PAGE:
Some may not agree with me, but the Obama administration was hard on American agriculture, mining and energy industries.
From the EPA’s Waters of the U.S. rule, to listing the sage grouse as endangered, to national monument designations totaling 550 million acres, to mandates on manure emissions, to policies that led to layoffs in coal and oil industries, and even to Obamacare, which forced many agricultural families to seek off-farm jobs solely for the health insurance, it was a tough eight years for many farmers and ranchers, at least from the folks I visited with anyway.
Perhaps one of the greatest victims of this overreaching administration were Oregon ranchers Dwight and Steven Hammond, who you may recall were convicted in 2012 of arson for burning 136 acres of Bureau of Land Management land that they held the grazing rights to.
This conviction led to a public standoff with federal officials, a 41-day takeover of the Masher National Wildlife Refuge, long-lasting protests and the tragic death of LaVoy Finicum, who was a spokesman for the Citizens of Constitutional Freedom, the group that seized and occupied the government building in 2016 as the Hammonds headed to prison to serve their sentence.
Some called it treason, others saw it as constitutionalists fighting for their private property rights; there’s too much to recap in this blog post, but to put it concisely, I firmly believe the sentencing of Dwight and Steven Hammond was politically motivated and had nothing to do with the Hammond’s lighting a backfire (with permission, might I add) to try to control a wildfire headed for their ranch.
On June 9, the agricultural community rejoiced at the news that 76-year old Dwight Hammond and his son, 49-year old Steven Hammond, would be pardoned by President Donald Trump. The pair had served a combined total of seven years in prison and paid $400,000 to the United States to settle a civil suit.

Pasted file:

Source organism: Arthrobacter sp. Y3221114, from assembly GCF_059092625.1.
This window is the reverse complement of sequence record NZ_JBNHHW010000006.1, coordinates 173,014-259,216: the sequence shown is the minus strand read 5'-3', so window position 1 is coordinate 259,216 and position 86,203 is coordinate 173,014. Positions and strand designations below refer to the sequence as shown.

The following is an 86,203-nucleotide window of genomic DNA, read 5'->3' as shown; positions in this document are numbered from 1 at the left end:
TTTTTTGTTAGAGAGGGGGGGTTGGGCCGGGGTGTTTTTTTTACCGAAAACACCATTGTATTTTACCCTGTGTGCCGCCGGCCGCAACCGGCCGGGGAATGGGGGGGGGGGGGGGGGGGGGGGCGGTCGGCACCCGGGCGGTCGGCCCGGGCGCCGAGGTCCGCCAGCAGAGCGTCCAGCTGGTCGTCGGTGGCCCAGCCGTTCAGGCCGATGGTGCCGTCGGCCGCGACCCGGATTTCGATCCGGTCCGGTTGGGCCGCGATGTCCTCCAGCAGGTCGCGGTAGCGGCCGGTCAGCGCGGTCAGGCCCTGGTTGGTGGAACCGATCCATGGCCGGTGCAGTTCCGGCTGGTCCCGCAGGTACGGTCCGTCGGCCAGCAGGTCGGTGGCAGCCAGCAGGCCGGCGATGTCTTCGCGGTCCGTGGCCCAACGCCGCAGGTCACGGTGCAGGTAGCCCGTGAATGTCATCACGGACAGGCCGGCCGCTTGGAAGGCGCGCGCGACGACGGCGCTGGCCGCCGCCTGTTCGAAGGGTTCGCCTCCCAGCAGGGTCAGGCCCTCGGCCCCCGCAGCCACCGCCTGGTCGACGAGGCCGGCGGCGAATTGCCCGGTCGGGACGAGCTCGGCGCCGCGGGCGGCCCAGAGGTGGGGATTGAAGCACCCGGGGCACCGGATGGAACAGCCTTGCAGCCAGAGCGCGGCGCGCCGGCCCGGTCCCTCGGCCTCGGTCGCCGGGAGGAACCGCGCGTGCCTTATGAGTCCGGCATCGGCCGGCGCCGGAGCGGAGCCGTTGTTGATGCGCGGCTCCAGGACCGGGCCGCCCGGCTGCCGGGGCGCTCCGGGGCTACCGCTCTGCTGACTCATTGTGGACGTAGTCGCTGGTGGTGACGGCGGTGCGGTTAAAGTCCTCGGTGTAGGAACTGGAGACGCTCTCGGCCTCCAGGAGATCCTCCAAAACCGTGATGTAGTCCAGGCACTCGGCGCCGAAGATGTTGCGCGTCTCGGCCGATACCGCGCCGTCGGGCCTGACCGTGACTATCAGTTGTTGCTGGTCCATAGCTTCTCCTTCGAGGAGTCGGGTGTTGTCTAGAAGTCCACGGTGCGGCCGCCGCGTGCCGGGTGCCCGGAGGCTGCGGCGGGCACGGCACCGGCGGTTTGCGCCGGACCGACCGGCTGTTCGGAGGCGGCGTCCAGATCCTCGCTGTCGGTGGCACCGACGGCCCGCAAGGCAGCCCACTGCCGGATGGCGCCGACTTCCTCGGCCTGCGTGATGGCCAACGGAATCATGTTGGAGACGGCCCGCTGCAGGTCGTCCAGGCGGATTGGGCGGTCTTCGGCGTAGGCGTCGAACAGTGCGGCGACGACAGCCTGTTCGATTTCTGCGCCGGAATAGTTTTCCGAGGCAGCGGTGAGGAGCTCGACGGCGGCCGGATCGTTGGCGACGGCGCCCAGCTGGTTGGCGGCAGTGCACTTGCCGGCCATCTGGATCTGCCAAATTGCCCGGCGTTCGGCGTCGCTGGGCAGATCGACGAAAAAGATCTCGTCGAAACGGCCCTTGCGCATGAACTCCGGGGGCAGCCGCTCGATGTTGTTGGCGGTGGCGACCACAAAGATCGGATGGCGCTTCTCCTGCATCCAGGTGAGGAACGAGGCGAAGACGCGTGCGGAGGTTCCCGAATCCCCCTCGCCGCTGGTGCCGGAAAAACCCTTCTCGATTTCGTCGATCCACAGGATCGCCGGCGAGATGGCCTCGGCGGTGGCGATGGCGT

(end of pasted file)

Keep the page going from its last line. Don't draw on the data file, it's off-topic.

According to a White House statement, “The Hammonds are multi-generation cattle ranchers in Oregon imprisoned in connection with a fire that leaked onto a small portion of neighboring public grazing land. The evidence at trial regarding the Hammonds’ responsibility for the fire was conflicting, and the jury acquitted them on most of the charges. Justice is overdue for Dwight and Steven Hammond, both of whom are entirely deserving of these Grants of Executive Clemency.”
A welcome celebration back at home is being organized, and although the details weren’t available at press time, many ranchers are traveling far and wide to greet the Hammonds as they become free men once again.
While Trump may have plenty of folks worried about trade right now, it is nice to see some of the repercussions of the previous administration be rectified. This is good news, not just for the Hammonds, but for any landowners who want to maintain their personal freedoms and private property rights.
To get the full recap of this story, check out previously posts on the subject below:
- A voice of reason in the Bundy-Hammond debate
- 4 lessons we can learn from Bundy
- A rancher’s thoughts on the Oregon standoff
- Bundy case is a requiem for property rights in America
- Ranchers losing ground in government land grab
- Obama’s national monument designations total 550 million acres
The opinions of Amanda Radke are not necessarily those of beefmagazine.com or Farm Progress.